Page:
Direction flooding based Routing (DFR):- This Protocol enhances reliability by packet flooding technique. The assumption is that all nodes know about its own location, location of one hop neighbors and that of the final destination. This protocol enhances reliability by packet flooding technique[12]

Location aware source Routing (LASR): - In this protocol two techniques are adopted for handling high latency of acoustic channels [13], namely link quality metric and location awareness. All the network information including routes and topology information are passed on in the protocol header. Resultantly header size increases as the hop count between source and sink increases.

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Survey on Routing Protocols for Under Water Sensor Networks Comparison of routing protocols in UASN Routing Protocols VBF HH-VBF FBR REBAR SBR-DLP DFR LASR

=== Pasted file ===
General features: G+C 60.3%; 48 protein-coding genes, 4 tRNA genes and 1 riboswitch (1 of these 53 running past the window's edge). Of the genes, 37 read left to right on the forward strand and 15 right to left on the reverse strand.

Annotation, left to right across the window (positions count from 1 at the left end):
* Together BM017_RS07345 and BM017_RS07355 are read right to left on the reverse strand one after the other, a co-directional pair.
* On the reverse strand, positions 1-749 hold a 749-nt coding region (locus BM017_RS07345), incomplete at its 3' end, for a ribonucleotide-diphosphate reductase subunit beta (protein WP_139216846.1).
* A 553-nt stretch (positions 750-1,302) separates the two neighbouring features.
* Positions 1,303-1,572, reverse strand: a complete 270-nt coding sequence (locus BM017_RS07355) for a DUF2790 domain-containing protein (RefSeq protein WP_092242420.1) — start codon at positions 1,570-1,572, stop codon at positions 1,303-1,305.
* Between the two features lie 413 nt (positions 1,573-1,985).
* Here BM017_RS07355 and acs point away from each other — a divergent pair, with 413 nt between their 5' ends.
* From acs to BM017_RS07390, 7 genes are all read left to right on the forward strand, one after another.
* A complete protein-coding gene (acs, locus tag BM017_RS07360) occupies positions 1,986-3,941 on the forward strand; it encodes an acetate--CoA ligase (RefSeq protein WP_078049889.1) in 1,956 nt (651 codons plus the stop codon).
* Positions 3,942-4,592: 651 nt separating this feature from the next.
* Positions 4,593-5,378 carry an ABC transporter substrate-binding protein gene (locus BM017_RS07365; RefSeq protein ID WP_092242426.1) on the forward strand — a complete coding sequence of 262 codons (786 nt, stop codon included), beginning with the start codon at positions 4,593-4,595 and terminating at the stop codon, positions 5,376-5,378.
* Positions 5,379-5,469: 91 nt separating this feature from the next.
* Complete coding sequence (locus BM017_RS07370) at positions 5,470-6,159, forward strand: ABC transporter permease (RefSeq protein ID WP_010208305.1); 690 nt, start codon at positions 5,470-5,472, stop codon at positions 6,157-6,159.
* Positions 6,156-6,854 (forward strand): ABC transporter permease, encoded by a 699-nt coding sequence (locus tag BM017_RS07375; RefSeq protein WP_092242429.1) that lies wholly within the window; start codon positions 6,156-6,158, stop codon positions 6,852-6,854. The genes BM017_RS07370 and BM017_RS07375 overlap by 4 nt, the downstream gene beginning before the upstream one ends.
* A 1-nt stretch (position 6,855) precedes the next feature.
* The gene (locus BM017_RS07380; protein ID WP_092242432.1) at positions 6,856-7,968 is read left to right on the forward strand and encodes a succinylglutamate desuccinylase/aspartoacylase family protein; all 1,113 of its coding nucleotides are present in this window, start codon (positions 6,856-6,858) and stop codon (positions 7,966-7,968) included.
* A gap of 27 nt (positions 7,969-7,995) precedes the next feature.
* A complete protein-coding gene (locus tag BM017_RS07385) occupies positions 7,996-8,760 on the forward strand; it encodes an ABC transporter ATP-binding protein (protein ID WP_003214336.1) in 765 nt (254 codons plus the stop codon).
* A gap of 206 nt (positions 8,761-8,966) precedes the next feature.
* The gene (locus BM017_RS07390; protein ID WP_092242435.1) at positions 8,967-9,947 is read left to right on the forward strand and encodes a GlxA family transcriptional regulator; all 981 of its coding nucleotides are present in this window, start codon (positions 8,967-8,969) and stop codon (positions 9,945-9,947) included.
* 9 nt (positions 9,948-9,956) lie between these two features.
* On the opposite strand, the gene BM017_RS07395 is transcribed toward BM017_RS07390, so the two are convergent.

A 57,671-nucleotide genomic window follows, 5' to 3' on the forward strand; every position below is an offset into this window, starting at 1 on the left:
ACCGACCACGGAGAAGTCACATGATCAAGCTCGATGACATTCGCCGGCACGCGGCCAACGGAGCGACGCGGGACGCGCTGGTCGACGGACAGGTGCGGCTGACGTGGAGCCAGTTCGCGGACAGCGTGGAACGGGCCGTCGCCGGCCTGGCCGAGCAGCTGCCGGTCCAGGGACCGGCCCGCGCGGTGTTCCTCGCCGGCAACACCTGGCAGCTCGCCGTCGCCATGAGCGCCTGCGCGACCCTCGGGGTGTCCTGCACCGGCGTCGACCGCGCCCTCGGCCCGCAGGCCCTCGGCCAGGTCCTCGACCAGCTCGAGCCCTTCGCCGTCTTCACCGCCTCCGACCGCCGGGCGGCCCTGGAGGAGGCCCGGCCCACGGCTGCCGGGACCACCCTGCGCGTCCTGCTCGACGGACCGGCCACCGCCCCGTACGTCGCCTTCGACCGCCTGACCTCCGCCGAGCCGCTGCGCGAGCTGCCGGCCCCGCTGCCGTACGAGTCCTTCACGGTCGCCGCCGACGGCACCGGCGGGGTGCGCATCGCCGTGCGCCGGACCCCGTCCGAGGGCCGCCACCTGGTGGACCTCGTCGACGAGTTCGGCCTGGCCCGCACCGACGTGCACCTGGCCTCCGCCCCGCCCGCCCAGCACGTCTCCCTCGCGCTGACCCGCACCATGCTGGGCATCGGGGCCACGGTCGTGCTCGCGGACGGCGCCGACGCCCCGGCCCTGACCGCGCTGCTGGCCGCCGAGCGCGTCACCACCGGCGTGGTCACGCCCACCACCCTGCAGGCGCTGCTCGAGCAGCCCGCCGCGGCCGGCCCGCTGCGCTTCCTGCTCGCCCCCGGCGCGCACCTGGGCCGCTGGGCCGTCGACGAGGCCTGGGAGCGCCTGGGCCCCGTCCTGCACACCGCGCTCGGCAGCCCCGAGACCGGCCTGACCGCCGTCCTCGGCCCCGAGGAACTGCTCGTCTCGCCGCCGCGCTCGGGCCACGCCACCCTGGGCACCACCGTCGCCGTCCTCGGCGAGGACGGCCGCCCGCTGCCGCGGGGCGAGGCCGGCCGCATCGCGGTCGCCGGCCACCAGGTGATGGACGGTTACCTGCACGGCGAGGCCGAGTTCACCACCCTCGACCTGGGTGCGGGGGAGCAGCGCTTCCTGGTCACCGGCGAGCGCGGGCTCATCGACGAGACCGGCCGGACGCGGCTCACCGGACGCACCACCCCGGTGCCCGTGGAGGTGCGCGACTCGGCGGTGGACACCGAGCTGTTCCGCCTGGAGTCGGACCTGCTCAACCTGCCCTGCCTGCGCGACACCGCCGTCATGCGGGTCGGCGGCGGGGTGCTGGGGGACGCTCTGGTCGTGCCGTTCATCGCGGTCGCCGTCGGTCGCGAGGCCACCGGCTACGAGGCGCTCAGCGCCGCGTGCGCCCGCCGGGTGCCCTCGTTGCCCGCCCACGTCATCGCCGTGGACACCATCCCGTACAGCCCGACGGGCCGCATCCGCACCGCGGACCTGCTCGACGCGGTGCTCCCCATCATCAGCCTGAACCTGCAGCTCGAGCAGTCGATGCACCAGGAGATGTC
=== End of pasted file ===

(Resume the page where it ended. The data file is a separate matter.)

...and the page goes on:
Category

Application

Location Based Routing

Energy-efficient UASN

II.

Conclusion:-

In this paper an overall view of the UWSN and different routing protocols used depending on the requirements. After presenting the overview of each routing protocol, available comparisons among them are presented. The comparison is necessary in order to point out which routing protocol is best according to the desirable use. As a general conclusion it was noticed that all of them are energy efficient, they can handle dynamic networks.

References:[1]. [2]. [3]. [4]. [5].

[6]. [7].

[8]. [9]. [10].

[11].

[12].

[13].